In theory, it is a good solution, however there are some risks involved with this type of system. The drainage pipe is sitting below several feet of soil and is susceptible to clogging or becoming uneven under the pressure of the soil surrounding it. A partially uneven or clogged drainage system will not lead water to the sump pump, and can instead find its way into your basement.
Most new homes also receive low-grade, plastic sump pumps to pump the water out and away from the home. If I am going to invite all of the water from around my foundation to a sump pump, I sure ought to ensure that the pump is a good one. In my case, the pump had gotten too hot and burned itself out. Now I know that plastic pumps don't disperse heat as well as cast iron pumps, and are prone to burning out.
A failed pump almost always results in a flooded basement. The sump pump is the heart of a waterproofing system and without it, the water in the pit will rise to a level that can fill your entire drainage system with water. As the system fills it creates thousands of pounds of hydrostatic pressure around your home. This pressure pushes water into the joints of your foundation or through the walls in your basement.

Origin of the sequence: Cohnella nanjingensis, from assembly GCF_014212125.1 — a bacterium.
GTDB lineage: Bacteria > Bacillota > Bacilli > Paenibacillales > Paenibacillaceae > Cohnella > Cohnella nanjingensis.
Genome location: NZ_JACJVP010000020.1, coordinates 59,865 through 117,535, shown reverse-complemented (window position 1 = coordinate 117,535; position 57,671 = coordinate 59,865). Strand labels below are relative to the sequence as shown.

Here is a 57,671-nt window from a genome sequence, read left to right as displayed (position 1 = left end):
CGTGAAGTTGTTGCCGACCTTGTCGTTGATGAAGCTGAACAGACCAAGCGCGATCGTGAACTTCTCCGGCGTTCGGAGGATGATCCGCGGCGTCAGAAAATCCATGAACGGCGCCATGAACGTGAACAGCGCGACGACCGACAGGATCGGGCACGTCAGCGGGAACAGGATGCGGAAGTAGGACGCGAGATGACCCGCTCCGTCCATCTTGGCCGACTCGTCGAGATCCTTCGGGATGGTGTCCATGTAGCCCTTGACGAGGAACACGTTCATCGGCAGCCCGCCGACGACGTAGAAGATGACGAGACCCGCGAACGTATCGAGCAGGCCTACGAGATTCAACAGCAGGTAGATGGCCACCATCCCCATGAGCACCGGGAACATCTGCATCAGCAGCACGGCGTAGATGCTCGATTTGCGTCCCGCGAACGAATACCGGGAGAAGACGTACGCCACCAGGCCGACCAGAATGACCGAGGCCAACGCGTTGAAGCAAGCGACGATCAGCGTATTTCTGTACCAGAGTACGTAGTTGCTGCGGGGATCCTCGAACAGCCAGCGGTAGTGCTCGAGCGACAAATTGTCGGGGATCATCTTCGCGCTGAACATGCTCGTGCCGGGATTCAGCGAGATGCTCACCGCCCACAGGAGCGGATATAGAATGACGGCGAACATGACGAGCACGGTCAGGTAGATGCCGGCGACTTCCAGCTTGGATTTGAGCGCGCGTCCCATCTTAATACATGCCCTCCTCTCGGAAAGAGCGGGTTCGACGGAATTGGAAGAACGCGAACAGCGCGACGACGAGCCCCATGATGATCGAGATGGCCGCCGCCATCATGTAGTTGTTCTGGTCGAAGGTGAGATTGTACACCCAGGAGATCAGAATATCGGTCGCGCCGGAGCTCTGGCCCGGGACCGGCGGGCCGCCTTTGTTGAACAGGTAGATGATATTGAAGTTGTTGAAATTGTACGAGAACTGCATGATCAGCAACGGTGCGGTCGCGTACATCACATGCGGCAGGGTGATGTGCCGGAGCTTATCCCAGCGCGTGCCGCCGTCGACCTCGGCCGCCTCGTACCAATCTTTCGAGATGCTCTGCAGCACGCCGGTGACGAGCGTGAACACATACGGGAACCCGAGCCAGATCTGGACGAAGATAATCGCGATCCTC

The sump pit that the pump is in can also be improved. In my case, I had a black sump pit with a plexiglass lid. The lid was glued to the floor to help prevent radon gas from entering. While I appreciate that the radon wasn't getting in, I now know that I prefer an airtight lid that can be removed and replaced easily. This allows me to have my sump pump maintained over time. I also want the lid to be secured with something so that my young child can't get into it.
I never thought that I would deal with a major basement flooding issue when buying a new home. Like many homeowners I meet, I assumed that a new home would be built to avoid this situation. While I wish I had never experienced a flooded basement, I do have a greater appreciation for what my customers are going through; I feel I can help them better by knowing where they are coming from. I also can better help homeowners prevent a bigger problem from happening; I can help them understand the different systems that are available and educate them on the pros and cons of each one. Ultimately it is the customer's decision to make, but I feel good knowing that I have given them all of the information they need to make an educated decision.
I learned the hard way that water can and most likely will happen to everyone's basement at some point. It is important to take proactive measures to protect your home. This includes maintenance on your sump pump yearly, checking for a clogged drainage system, and having a plan in place for when the power goes out during a storm. Serving the Omaha area for over 46 years has made Thrasher Foundation Repair the professionals in waterproofing, and we have a solution to ensure that your home will be safe and dry for many years to come. Don't wait until it's too late.